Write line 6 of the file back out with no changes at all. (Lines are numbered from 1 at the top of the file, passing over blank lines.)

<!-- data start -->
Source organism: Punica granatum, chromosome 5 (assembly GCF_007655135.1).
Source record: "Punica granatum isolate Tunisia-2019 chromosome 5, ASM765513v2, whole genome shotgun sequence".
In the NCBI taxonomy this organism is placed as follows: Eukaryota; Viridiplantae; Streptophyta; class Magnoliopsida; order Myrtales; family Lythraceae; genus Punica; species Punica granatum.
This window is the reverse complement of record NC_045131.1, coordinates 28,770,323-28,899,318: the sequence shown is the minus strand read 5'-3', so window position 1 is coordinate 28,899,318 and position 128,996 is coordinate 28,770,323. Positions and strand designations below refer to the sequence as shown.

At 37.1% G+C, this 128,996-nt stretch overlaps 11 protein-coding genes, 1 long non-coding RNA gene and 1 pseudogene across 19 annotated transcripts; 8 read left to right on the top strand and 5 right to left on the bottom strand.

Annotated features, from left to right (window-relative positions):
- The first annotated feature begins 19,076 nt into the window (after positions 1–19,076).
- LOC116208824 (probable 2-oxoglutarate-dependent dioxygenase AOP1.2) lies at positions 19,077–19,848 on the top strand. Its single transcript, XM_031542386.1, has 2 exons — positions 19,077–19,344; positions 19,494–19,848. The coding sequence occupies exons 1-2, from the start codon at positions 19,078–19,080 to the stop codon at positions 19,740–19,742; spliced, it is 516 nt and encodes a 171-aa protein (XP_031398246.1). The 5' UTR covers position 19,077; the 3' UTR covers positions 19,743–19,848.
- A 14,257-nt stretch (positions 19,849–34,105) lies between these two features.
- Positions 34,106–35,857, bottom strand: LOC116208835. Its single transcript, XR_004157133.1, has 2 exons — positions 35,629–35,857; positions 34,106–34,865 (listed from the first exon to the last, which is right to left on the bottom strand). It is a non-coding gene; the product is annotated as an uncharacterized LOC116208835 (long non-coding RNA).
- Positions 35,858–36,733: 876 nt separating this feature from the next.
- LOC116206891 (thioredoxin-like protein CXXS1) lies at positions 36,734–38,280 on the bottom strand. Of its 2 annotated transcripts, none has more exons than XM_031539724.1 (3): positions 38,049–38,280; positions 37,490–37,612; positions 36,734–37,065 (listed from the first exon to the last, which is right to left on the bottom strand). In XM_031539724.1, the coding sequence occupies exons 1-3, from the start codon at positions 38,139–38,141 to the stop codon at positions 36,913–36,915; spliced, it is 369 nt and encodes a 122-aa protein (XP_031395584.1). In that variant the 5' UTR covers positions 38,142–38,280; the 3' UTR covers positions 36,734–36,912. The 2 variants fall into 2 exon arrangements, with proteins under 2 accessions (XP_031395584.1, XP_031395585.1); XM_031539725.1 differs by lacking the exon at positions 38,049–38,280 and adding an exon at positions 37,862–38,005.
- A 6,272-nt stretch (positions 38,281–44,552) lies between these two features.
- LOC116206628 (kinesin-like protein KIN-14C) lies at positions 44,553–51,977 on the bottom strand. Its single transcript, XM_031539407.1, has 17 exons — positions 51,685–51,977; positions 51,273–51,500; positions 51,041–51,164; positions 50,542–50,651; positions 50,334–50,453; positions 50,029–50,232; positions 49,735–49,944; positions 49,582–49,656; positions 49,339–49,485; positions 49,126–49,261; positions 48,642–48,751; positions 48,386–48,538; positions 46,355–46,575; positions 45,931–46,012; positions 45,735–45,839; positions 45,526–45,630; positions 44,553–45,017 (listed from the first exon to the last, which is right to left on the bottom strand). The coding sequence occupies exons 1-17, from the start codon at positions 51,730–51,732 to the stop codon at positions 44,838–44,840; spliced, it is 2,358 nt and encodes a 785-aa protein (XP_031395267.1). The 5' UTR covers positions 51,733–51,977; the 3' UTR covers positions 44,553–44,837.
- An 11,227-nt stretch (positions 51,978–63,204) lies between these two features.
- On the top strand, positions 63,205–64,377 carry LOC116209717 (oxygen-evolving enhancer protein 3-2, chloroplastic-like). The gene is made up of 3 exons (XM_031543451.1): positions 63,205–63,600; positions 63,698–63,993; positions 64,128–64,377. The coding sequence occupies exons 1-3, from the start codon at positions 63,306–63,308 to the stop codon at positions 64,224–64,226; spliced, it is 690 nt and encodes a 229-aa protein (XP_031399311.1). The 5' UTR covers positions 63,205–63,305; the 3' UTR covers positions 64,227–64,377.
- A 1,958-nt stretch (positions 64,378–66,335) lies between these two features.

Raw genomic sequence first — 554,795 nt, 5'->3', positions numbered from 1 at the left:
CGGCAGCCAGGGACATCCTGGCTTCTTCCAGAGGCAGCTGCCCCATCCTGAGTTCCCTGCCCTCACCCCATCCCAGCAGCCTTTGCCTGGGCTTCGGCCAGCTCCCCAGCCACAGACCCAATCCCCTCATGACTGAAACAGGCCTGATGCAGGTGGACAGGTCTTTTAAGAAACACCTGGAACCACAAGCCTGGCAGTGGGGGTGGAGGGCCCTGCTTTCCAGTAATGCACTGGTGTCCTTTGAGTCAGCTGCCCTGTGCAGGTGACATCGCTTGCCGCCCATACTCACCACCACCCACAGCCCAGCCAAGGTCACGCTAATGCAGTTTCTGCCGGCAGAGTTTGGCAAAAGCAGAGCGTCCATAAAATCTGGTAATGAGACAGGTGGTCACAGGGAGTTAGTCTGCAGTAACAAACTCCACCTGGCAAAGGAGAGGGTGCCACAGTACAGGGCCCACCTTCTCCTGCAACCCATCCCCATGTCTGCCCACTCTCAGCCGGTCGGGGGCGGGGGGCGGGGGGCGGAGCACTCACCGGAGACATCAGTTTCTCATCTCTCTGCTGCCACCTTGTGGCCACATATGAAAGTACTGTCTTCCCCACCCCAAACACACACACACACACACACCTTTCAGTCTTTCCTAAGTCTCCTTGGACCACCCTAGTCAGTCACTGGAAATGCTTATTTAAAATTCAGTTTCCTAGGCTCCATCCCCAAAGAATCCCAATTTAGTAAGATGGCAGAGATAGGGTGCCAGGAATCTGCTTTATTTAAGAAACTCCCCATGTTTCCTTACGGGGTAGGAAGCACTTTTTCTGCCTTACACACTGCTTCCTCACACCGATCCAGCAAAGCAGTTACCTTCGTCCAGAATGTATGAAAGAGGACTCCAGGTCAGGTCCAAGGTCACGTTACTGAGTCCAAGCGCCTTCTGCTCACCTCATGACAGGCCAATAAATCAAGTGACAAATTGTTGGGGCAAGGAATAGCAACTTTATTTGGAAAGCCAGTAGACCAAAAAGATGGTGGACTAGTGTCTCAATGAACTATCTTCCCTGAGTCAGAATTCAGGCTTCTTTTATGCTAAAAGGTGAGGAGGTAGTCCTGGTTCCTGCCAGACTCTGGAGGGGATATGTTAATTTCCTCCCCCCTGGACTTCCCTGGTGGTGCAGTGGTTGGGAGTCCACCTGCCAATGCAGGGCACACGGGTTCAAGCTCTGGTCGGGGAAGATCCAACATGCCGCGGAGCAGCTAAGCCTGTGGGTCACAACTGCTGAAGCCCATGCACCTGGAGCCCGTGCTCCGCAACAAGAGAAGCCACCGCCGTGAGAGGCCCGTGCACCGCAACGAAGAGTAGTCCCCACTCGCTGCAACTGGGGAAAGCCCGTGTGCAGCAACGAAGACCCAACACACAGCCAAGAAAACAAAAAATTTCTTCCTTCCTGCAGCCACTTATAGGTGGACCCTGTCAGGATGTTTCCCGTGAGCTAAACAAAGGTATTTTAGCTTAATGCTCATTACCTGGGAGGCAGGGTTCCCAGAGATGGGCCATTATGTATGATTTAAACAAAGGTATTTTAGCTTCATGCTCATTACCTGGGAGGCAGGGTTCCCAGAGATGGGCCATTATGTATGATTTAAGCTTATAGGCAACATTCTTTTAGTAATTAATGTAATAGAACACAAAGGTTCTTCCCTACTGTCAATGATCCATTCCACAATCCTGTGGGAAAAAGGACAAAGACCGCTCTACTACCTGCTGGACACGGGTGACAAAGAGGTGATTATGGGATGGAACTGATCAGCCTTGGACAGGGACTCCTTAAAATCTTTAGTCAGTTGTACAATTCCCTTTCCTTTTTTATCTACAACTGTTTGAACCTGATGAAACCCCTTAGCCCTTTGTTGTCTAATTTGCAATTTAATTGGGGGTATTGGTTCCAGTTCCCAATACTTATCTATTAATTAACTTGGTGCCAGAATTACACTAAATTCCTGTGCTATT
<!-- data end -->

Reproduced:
Annotated features, from left to right (window-relative positions):